“I, uh… I never, umm... thought about it like that.”
Sherry smiled. “When I’m on the court, I’m having fun. I love the game and I love to play it. Nothing makes me happier than to outplay an opponent and see my shot go into the basket. It’s a total blast. Don’t you agree?”
“Um, yeah,” Hudson said, her lips curling into a smile.
“Do me a favor, Marie. Forget about the bullshit. Forget about the what ifs. Just go out there and have fun. Will you do that?”
“I’ll try, Coach.”
“To misquote Yoda, try not, do.” Sherry glanced to the players on the court. Seeing there was a break in the action, she called out. “Wendy, you’re out.” She turned back to the rookie standing beside her. “Hudson, get in there.”
“Oh, man,” Kelley muttered dropping into one of the chairs in front of Pat’s desk. “I am so glad its Friday.”
“Finally,” Sherry agreed. She stretched out her legs in front of her, groaning when she felt the tightness of her muscles. “I think I’m spending the weekend in the hot tub,” she moaned.
“I’m going to bed as soon as I get home and I’m not getting up until Monday,” Kelley said.
“Sorry, to spoil your plans,” Pat said leaning back in her chair, “but we have a game on Tuesday and we have a lot of Seattle’s game tapes to look at this weekend.” She grinned as her assistants groaned loudly. “Comes with the big paycheck, ladies.”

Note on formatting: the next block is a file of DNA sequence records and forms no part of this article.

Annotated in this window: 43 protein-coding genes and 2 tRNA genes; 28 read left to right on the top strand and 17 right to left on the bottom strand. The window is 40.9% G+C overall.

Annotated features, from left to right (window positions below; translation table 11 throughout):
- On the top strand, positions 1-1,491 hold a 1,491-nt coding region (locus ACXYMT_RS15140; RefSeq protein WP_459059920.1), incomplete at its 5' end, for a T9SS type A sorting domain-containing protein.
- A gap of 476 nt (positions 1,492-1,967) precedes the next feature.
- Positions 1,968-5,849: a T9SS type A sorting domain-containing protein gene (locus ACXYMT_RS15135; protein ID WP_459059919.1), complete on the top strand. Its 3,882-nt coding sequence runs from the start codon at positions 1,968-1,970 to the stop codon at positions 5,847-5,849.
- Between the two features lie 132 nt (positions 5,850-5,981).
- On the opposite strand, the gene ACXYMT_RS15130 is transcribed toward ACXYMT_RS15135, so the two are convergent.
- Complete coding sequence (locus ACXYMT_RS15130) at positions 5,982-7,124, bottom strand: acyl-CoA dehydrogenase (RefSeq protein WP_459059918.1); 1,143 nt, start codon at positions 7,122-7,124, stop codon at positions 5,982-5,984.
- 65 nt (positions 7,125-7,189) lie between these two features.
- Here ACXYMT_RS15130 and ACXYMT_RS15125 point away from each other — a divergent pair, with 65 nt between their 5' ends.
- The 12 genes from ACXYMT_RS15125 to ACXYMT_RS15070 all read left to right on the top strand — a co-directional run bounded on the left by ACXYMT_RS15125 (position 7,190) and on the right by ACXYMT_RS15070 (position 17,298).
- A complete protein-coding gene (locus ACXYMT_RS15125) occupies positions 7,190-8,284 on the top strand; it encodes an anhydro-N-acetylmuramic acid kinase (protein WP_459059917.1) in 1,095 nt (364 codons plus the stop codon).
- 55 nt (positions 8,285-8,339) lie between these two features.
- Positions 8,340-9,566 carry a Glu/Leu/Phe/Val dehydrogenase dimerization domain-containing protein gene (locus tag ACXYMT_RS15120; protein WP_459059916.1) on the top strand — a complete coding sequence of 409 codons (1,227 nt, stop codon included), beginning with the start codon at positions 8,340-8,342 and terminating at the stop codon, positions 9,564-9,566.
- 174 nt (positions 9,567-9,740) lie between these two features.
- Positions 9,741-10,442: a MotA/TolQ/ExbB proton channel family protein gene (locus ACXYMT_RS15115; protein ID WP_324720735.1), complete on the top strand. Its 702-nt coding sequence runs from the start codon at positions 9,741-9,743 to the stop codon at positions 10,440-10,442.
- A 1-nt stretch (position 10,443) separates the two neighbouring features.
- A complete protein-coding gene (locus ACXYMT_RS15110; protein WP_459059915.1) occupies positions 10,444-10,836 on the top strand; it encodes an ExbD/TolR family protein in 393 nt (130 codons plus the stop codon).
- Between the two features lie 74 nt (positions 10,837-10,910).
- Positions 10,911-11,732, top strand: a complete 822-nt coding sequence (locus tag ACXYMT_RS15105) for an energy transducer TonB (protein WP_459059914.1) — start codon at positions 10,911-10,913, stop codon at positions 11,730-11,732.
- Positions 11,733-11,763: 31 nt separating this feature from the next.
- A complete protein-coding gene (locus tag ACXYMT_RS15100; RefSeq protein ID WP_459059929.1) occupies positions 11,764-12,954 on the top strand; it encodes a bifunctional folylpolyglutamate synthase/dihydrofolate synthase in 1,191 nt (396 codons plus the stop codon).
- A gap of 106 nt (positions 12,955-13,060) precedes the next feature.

“My check ain’t that big,” Kelley groused.
Pat chuckled. “I’ll be sure and pass that on to Mac.”
Kelley grinned. “Good, she’ll fire me and put me out of my misery.”
“Come on,” Pat protested. “We just finished camp. You two can’t be that tired already.”
“Quiet,” Sherry mumbled, her eyes half closed, “I’m trying to sleep here.”
“Alright, let’s get this over with so we can go home and get some sleep. Anything to report?” Pat asked looking through the papers on her desk.
“Val twisted her ankle,” Kelley said.
“Lizzie says she’ll be spending the weekend in the training room soaking it; but she should be fine by Monday.”
Sherry yawned. “I’ve got nothing.”
“Okay, let’s meet back here tomorrow at nine.”
“I’ll try to pry my eyes open by then,” Kelley muttered.
“I’ll have Mac spring for breakfast,” Pat offered cheerfully.
“No, thanks,” Sherry grumbled. “Mac’s idea of breakfast is a dozen day old donuts from the local mini-mart.” She forced herself up from the chair. “We can get up early and you can take me out,” she told an amused Pat. “Want to join us?” she asked Kelley.
“I’d rather have the extra hour of sleep.”